Matthew Stafford experienced a down season last year by his standards, and a significant injury may have had a lot to do with it.
“He had a broken back last year,” O’Hara said. “Broken bones in his back.”
Stafford was listed on the injury report with a back injury after taking 11 hits against the Los Angeles Rams in Week 13. The Detroit Lions quarterback played through it and did not miss a game — his eighth straight season playing in all 16 games. He faced criticism last season but tried to stay above it and did.
Stafford passed for 3,777, 21 touchdowns and 11 interceptions last season. The yards were his lowest mark since 2010 and the touchdowns were his lowest since 2012. On top of his injuries, the Lions also traded away one of his best receiving weapons.
- Matthew Stafford
The New Orleans Saints confirmed this week that they have begun discussing a possible contract extension with Michael Thomas, and it sounds like they are prepared to make a massive commitment to him.
ESPN’s Dianna Russini reports that the Saints are “comfortable” making Thomas the highest-paid wide receiver in football.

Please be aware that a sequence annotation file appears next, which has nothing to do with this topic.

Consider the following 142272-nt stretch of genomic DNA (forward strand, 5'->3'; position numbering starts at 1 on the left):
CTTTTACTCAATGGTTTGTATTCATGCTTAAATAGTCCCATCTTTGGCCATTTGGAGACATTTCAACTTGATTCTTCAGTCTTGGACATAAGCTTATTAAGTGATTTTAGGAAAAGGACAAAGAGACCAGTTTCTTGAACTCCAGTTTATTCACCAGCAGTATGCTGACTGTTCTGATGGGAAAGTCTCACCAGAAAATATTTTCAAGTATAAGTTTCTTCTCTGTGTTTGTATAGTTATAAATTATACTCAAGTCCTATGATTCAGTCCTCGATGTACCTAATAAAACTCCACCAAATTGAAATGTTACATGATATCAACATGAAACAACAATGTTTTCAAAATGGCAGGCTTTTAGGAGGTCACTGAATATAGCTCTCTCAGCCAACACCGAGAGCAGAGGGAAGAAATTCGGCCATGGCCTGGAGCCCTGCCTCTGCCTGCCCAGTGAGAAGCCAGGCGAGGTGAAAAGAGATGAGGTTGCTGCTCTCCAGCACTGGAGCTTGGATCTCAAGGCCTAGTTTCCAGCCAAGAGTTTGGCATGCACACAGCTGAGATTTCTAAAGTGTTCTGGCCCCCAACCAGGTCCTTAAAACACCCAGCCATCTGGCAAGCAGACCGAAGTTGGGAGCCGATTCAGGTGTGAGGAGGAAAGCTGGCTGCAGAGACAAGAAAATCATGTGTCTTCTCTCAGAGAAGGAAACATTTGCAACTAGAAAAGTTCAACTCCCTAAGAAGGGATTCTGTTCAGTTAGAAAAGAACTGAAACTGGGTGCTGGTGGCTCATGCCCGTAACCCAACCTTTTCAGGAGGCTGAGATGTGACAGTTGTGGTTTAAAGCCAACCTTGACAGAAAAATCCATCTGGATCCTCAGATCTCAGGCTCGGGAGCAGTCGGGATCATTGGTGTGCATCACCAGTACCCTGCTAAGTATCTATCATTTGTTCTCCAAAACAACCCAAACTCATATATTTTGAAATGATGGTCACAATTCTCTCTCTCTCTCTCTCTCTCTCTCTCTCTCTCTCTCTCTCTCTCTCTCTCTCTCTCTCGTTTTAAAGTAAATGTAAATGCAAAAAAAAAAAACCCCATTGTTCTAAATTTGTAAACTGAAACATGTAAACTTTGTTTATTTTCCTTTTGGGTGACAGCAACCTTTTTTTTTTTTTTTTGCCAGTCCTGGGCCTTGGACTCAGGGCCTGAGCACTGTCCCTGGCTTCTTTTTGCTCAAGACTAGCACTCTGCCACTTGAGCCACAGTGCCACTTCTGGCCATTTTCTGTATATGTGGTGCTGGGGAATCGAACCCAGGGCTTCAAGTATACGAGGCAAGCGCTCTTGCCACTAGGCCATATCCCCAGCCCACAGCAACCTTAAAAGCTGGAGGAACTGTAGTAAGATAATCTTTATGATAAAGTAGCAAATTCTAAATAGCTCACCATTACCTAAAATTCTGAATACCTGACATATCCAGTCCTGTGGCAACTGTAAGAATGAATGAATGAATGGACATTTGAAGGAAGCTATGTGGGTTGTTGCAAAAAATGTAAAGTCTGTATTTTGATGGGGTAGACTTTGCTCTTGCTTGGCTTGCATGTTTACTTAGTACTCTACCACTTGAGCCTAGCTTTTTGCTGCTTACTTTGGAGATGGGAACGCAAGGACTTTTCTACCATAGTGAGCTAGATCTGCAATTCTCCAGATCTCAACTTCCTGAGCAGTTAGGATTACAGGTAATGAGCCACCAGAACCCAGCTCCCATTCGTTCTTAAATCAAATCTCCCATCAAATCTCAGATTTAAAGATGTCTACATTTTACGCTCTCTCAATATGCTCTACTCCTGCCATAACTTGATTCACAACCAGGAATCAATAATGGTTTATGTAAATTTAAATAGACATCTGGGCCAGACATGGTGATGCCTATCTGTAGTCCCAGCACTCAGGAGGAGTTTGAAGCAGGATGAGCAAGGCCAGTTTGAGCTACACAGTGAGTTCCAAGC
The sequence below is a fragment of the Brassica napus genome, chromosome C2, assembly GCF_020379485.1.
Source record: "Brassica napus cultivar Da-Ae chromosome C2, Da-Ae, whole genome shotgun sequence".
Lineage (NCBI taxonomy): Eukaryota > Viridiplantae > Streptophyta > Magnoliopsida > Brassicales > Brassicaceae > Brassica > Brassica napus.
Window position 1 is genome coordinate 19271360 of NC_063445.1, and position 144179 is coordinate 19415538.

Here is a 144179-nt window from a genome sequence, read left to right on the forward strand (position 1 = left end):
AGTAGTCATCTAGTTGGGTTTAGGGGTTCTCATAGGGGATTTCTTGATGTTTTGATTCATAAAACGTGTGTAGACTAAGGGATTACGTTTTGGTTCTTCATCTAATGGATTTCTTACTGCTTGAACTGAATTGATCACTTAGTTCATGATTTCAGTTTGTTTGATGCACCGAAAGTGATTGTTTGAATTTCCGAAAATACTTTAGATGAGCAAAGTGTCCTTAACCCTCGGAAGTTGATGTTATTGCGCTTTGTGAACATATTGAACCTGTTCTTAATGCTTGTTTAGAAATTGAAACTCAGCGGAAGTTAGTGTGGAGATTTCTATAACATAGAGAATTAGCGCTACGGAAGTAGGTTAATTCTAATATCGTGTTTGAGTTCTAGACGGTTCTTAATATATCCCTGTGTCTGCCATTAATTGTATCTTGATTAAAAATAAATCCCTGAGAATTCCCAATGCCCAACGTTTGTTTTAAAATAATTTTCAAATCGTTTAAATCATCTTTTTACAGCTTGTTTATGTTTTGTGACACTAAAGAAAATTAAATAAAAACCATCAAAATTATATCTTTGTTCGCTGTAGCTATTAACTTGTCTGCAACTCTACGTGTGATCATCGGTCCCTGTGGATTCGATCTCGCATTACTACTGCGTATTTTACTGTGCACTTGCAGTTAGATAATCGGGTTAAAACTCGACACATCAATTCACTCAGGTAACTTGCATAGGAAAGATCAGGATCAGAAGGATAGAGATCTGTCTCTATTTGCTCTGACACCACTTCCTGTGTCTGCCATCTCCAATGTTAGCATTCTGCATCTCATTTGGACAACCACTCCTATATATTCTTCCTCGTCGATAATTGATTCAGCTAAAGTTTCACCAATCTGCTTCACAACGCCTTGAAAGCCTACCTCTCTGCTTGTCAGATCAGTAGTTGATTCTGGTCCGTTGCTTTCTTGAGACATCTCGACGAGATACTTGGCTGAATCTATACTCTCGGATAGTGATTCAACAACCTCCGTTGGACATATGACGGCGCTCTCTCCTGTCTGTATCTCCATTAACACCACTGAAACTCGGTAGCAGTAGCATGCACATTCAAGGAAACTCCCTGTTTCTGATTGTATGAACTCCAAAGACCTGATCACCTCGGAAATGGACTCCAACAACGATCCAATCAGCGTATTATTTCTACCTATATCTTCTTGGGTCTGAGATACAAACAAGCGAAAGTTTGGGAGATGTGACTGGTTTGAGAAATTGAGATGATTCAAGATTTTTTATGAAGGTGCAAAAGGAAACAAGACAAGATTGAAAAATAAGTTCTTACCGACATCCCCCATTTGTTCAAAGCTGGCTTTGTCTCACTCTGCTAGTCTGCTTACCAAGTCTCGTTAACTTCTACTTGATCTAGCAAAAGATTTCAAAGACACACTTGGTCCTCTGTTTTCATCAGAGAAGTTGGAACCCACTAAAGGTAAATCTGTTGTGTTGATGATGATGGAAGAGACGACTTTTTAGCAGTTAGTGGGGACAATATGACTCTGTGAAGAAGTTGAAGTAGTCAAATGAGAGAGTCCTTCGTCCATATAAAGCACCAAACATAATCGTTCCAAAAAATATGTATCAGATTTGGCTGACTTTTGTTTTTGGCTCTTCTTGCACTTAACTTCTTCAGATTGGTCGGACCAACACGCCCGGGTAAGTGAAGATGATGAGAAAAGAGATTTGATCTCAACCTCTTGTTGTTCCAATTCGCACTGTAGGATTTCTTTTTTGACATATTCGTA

Contract extension negotiations between New Orleans and WR Michael Thomas are progressing. Sources say Saints are comfortable making him the highest paid receiver in the game. #Saints
— Dianna (@diannaESPN) June 18, 2019
If that is truly the case, it would be tough to imagine the negotiations lasting very long. Odell Beckham Jr. is currently the highest-paid receiver in football with an annual salary of $18 million. Guaranteed money is obviously the big thing with NFL contracts, but Thomas should be a happy man if the Saints are willing to give him a deal similar to Odell’s.
Thomas is entering the final season of his contract, and the Saints do not hold a fifth-year team option since he was drafted in the second round. He has gotten better and better in his first three seasons and caught a whopping 125 passes for 1,405 yards and nine touchdowns last season. Still just 26, Thomas can make an easy case that he deserves to be the top-paid player at his position.
Baker Mayfield is getting kids everywhere hooked on the Oklahoma Sooners, even some in Texas.